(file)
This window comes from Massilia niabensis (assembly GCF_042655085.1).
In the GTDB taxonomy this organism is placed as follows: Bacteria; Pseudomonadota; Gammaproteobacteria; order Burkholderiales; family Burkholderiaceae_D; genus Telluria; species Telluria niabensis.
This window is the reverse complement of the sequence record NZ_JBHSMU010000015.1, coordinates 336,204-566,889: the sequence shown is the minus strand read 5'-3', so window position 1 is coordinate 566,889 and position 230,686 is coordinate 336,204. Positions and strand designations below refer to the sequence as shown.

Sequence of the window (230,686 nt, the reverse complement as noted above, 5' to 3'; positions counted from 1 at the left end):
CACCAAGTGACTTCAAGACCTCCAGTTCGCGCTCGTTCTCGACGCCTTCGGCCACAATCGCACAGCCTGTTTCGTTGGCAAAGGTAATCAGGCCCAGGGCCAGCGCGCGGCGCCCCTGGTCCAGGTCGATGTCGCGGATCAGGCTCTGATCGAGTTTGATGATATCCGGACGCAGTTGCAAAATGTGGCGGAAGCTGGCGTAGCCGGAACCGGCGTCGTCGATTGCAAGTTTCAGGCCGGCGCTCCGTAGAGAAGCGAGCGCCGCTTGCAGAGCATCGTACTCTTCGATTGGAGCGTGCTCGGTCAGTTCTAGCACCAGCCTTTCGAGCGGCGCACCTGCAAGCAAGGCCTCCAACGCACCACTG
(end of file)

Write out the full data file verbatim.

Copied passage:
This window comes from Massilia niabensis (assembly GCF_042655085.1).
In the GTDB taxonomy this organism is placed as follows: Bacteria; Pseudomonadota; Gammaproteobacteria; order Burkholderiales; family Burkholderiaceae_D; genus Telluria; species Telluria niabensis.
This window is the reverse complement of the sequence record NZ_JBHSMU010000015.1, coordinates 336,204-566,889: the sequence shown is the minus strand read 5'-3', so window position 1 is coordinate 566,889 and position 230,686 is coordinate 336,204. Positions and strand designations below refer to the sequence as shown.

Sequence of the window (230,686 nt, the reverse complement as noted above, 5' to 3'; positions counted from 1 at the left end):
CACCAAGTGACTTCAAGACCTCCAGTTCGCGCTCGTTCTCGACGCCTTCGGCCACAATCGCACAGCCTGTTTCGTTGGCAAAGGTAATCAGGCCCAGGGCCAGCGCGCGGCGCCCCTGGTCCAGGTCGATGTCGCGGATCAGGCTCTGATCGAGTTTGATGATATCCGGACGCAGTTGCAAAATGTGGCGGAAGCTGGCGTAGCCGGAACCGGCGTCGTCGATTGCAAGTTTCAGGCCGGCGCTCCGTAGAGAAGCGAGCGCCGCTTGCAGAGCATCGTACTCTTCGATTGGAGCGTGCTCGGTCAGTTCTAGCACCAGCCTTTCGAGCGGCGCACCTGCAAGCAAGGCCTCCAACGCACCACTG